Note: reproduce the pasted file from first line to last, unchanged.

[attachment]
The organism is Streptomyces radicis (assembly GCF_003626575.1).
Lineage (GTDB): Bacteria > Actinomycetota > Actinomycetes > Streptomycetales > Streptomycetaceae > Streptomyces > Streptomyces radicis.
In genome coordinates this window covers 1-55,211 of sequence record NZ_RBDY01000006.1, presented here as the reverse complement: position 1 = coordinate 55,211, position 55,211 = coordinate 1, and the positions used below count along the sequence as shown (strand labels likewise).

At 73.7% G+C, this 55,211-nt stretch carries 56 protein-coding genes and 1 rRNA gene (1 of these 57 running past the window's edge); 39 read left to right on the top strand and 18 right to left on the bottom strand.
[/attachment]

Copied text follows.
The organism is Streptomyces radicis (assembly GCF_003626575.1).
Lineage (GTDB): Bacteria > Actinomycetota > Actinomycetes > Streptomycetales > Streptomycetaceae > Streptomyces > Streptomyces radicis.
In genome coordinates this window covers 1-55,211 of sequence record NZ_RBDY01000006.1, presented here as the reverse complement: position 1 = coordinate 55,211, position 55,211 = coordinate 1, and the positions used below count along the sequence as shown (strand labels likewise).

At 73.7% G+C, this 55,211-nt stretch carries 56 protein-coding genes and 1 rRNA gene (1 of these 57 running past the window's edge); 39 read left to right on the top strand and 18 right to left on the bottom strand.